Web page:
muscular dystrophy

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A group of genetic diseases which cause progressive skeletal muscle weakness, defects in muscle proteins, and the death of muscle cells and tissue
There are many types but two are most apt to be found in the college community In Aran-Duchene disease (adult progressive spinal muscular dystrophy), the muscles of the hands are impaired, there may be involuntary twitching of the hand and arm muscles, and the legs may be weak and stiff In myotonic dystrophy, there is stiffness in the limbs and a difficulty in relaxing the grip, the voice may have a nasal quality, and facial muscles are weakened, resulting in a mask-like appearance Both types of MD are progressive
the name given to a group of diseases that are, for the most part, genetically determined and cause gradual wasting of muscle with accompanying weakness and deformity
Progressive muscle weakness and atrophy caused by deficient dystrophin protein
Muscular dystrophy refers to any one of a group of muscle diseases in which there is a recognizable pattern of inheritance They are marked by weakness and wasting of selected muscles The affected muscle fibers degenerate and are replaced by fatty tissue The dystrophies are classified according to the patient's age at onset, distribution of the weakness, progression of the disease, and mode of inheritance The most common form is Duchenne dystrophy, which is inherited as a sex-linked recessive gene and is nearly always restricted to boys It usually begins before the age of four, with weakness and wasting of the muscles of the pelvis and back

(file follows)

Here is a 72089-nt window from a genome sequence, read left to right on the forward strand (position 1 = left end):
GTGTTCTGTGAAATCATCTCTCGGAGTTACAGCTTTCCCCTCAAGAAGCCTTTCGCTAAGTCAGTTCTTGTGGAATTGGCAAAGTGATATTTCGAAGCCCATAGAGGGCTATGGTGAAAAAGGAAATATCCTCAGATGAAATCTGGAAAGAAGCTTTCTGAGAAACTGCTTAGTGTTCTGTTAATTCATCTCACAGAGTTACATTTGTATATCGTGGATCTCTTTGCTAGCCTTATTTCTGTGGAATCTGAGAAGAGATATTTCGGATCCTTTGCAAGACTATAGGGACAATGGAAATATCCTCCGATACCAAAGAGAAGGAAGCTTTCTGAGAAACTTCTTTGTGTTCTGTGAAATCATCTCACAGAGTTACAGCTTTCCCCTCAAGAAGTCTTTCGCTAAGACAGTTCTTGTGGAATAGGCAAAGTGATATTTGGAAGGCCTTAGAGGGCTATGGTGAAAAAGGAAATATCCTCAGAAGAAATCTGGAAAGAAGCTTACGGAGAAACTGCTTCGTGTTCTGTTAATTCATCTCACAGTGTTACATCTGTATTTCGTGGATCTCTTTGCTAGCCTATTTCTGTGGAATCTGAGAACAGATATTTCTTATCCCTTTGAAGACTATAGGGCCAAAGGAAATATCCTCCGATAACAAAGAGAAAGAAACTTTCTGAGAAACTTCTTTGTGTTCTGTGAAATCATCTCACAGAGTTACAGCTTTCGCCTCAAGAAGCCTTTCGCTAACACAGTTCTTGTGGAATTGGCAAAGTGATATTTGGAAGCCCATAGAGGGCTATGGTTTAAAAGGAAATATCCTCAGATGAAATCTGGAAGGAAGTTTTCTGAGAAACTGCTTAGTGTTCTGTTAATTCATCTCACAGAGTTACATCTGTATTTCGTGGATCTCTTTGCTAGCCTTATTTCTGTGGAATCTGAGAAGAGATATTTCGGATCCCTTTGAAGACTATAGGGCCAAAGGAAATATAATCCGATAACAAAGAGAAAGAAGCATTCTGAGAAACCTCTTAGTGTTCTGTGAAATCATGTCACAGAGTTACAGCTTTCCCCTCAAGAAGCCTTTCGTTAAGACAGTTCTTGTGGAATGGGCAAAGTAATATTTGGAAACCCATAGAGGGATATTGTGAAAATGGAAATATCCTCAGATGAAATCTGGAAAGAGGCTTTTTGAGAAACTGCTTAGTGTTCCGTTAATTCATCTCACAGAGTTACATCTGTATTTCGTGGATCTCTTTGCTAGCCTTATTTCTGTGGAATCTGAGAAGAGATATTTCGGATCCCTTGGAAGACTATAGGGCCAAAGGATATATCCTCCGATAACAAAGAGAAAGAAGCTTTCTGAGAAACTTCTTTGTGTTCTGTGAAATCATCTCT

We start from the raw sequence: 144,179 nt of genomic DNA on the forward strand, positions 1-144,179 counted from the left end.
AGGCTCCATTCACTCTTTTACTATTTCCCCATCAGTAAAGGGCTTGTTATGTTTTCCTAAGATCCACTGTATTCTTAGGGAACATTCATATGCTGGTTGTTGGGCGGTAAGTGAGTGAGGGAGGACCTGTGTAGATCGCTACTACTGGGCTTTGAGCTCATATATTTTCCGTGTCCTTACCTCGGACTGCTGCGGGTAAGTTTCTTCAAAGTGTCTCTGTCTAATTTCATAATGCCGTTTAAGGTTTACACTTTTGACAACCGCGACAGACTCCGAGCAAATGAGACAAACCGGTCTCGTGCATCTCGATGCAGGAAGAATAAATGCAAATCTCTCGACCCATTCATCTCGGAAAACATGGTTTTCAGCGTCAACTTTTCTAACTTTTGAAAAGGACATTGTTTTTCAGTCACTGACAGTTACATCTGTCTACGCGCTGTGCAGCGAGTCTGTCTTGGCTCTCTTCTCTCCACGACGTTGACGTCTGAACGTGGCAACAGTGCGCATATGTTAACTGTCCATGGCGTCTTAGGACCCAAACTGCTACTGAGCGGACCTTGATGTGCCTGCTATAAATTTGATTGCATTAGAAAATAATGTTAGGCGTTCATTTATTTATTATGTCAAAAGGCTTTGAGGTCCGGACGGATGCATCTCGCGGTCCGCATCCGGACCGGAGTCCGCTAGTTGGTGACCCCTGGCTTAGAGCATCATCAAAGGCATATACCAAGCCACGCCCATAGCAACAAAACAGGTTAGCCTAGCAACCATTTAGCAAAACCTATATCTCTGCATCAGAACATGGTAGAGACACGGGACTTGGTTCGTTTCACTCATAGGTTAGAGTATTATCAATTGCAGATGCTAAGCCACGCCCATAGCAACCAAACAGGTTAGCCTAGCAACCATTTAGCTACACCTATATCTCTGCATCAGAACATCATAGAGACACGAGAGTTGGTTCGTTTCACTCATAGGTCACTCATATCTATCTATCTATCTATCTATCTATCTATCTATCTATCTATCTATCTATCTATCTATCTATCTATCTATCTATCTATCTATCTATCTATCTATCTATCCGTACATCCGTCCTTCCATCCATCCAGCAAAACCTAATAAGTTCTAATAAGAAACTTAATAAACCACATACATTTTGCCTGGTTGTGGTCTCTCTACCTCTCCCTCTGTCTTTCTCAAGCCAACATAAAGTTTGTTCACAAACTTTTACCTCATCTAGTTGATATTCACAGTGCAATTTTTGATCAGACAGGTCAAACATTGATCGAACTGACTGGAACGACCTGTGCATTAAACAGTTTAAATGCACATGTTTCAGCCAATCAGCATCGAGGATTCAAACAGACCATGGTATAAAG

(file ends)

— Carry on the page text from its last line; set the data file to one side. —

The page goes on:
any of several hereditary diseases of the muscular system characterized by weakness and wasting of skeletal muscles
Muscular dystrophy is a serious disease in which your muscles gradually weaken. a serious illness in which the muscles become weaker over a period of time. Inherited disease that causes progressive weakness in the skeletal (and occasionally heart) muscle. Muscle tissue degenerates and regenerates randomly and is replaced by scar tissue and fat. There is no specific treatment. Physical therapy, braces, and corrective surgery may help. Duchenne muscular dystrophy, the most common, strikes only males. Symptoms, including frequent falls and difficulty in standing up, start in boys 3-7 years old; muscle wasting progresses from the legs to the arms and then the diaphragm. Pulmonary infection or respiratory failure usually causes death before age